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Eric James Gravolin
As spectacular a disaster movie as you would expect from Dante Lam, 'The Rescue' unfortunately lacks compelling drama to complement what it packs in tense acti
If you've seen 'Operation Red Sea' and 'Operation Mekong', you'd agree that Dante Lam is one of the best, if not the best, directors in contemporary action cinema. No other Chinese filmmaker has accomplished the same gritty realism and pulse-pounding exhilaration as he had done in both of these preceding movies, and it is not surprising you'd hold the same expectation with 'The Rescue'.
In terms of action, Lam doesn't disappoint. The opening sequence alone sees an elite emergency rescue unit of the Chinese Coast Guard aim to rescue two persons trapped atop a burning offshore oil rig on the brink of collapse, and it takes bravado for a movie to open with a sequence as spectacular as this. From the point that the fearless Captain Gao Qing (Eddie Peng) unhooks himself from the cable he is dangling off the side of a helicopter to land atop the rig, to the point that the helicopter has to make some evasive mid-air manoeuvres to dodge the wildly swinging cranes as the rig crumbles, and finally to the successful airlift evacuation, you'll be transfixed by the sheer harrowingness of that introduction.
Within the next two-and-a-half hours, you'd be indulged with three more of such gripping set-pieces - including one where the unit has to save the driver of a vehicle transporter trapped within amidst a fast-moving river, and another where they are called to rescue passengers on board a flight which has crashed into the open ocean. Each is a race against time, but more importantly, Lam's absolute resolve for authenticity ensures that you'll feel the trepidation and thrill of every single moment. The finale is expectedly the most elaborate of them all, set within an LNG carrier out at sea that is on fire and at risk of exploding anytime. Like we said, Lam, who also choreographed the action, delivers the spectacle as stunningly as you can imagine.
And yet, measured against his last two films, 'The Rescue' undeniably pales in comparison. Whereas both Operations had the benefit of being singularly mission-driven, the overall narrative here is less focused and ultimately rather distracted, with Lam striving to wrap the four action high-water marks around the personal lives of the heroic men and women of the rescue unit. In actual fact, most of it is centred on Gao Qing, a single parent whose professional calling means that he is unable to be as present and attentive for his precocious young son Congcong (Zhang Jingyi) as he would like to. The newly wed Zhao Cheng (Wang Yanlin) also gets some screen time, although you'll soon realise that is more expedient than anything.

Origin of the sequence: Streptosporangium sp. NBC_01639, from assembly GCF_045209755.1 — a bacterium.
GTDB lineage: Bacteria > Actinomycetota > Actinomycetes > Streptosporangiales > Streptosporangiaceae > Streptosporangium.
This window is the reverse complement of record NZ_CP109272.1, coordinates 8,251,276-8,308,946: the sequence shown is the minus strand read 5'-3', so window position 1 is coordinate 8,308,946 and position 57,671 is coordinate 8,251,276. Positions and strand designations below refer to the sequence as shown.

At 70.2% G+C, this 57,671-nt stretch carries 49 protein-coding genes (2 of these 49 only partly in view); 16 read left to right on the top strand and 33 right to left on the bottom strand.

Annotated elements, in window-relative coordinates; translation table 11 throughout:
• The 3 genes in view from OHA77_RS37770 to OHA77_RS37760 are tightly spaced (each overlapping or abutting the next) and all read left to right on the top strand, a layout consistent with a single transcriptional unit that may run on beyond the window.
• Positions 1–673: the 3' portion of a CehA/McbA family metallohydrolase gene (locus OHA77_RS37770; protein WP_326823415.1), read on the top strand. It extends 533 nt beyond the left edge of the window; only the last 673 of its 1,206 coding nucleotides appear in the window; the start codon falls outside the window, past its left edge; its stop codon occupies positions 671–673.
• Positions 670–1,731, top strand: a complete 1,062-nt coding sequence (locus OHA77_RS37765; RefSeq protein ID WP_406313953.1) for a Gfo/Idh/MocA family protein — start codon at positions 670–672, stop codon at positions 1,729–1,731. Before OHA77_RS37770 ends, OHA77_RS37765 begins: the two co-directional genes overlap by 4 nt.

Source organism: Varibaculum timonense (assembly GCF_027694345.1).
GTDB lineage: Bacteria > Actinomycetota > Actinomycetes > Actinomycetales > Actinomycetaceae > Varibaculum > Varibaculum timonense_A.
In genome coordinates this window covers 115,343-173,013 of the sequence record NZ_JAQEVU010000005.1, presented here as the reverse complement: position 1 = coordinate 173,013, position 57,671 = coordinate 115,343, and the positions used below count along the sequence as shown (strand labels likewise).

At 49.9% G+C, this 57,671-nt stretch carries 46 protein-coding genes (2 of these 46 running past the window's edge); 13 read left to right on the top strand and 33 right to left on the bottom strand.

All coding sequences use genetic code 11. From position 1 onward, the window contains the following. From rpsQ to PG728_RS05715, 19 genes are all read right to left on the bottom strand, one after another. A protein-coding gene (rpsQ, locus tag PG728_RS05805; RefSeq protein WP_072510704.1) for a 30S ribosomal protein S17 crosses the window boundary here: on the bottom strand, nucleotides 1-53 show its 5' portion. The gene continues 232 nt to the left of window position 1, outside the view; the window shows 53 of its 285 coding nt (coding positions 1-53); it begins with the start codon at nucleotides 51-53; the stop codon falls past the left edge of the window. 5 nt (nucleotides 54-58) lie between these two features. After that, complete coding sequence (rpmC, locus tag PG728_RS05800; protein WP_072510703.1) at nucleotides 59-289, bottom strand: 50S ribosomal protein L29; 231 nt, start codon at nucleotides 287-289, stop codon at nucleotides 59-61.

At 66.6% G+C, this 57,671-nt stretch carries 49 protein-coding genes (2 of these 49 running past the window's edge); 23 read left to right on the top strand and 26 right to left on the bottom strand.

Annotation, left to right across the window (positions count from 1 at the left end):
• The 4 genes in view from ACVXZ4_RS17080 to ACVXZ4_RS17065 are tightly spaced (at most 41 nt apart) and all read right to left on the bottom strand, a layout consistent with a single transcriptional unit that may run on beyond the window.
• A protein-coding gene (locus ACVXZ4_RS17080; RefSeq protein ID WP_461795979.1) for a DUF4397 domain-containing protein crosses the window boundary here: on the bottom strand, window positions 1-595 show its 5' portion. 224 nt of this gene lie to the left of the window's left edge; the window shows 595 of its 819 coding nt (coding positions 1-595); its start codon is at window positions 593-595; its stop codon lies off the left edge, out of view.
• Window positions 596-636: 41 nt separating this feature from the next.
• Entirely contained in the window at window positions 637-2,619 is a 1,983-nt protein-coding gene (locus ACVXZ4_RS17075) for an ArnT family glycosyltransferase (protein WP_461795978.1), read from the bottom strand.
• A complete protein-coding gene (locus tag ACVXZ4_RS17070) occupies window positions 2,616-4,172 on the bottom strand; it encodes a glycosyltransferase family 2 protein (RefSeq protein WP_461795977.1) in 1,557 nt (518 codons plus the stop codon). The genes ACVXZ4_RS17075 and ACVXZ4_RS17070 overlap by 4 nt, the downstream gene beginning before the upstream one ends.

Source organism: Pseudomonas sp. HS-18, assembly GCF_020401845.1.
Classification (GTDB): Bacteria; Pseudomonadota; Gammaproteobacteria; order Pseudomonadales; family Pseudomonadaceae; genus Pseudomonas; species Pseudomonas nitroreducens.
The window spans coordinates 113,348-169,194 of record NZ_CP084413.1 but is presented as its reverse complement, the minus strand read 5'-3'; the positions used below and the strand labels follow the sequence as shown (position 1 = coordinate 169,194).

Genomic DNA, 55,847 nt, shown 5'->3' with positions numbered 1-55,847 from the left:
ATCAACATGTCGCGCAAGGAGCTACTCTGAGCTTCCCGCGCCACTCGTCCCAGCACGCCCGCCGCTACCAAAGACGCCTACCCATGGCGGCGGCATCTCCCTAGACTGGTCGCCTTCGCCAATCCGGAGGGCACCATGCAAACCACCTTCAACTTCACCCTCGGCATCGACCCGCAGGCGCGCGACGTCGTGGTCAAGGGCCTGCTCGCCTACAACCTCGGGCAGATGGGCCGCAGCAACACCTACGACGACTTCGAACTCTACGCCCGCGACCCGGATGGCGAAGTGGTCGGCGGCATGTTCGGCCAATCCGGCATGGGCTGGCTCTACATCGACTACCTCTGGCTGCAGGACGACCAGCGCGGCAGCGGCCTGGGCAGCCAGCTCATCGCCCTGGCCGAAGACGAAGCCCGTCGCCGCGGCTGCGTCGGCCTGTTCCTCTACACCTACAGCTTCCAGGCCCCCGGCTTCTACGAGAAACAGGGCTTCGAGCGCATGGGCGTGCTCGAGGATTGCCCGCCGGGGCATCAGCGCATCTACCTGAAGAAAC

Indeed, despite some assist from veteran Hong Kong screenwriter Lawrence Cheng, Lam's scripting has obvious storytelling flaws. Not only are there a couple of throwaway scenes involving Congcong and his newfound four-eyed curly-haired friend in school, there is also an all-too indulgent subplot dedicated to the budding romance between Gao Qing and the new female pilot Fang Yulin (Xin Zhilei), whom Congcong is enamoured with and urges his father to marry. Most egregiously, there is a shamelessly manipulative (though effectively heart-tugging) turn in the last hour which sees Congcong undergo an emergency operation to remove a tumour in his brain just as his father has to answer the call of duty.
That these episodes turn out less cringey than they could very well be is thanks to Peng's unaffected charisma, bonding effortlessly with an irresistibly adorable Zhang as well as sharing some lovely chemistry with the coy Xin. This is Peng's fourth collaboration with Lam, and he anchors the film through and through, not just by how he singlehandedly performs each and every one of the film's most dangerous stunts, but also by injecting just the right extent of masculinity into the role. Likeable though Peng may be, it is equally true that the movie would have benefitted spending more time on the other characters, who end up being wallflowers even though they are part of the same team as Gao Qing.
Had Lam delegated the screenwriting and focused simply on directing, 'The Rescue' could probably have been a much tighter and more compelling motion picture. Each one of the rescue missions is a breath-taking spectacle in its own right, choreographed and executed with precision, confidence and flair to get your heart pounding. Yet the rest is underwhelming, choosing to amplify humour, romance and melodrama, instead of genuine drama from the inherent conflict between these rescuers' personal and professional responsibilities. Yes, we had indeed expected more after two highly accomplished Operations; be that as it may, let it be known too that this tale of, and tribute to, heroism is tense, affecting and riveting where you demand it to be.
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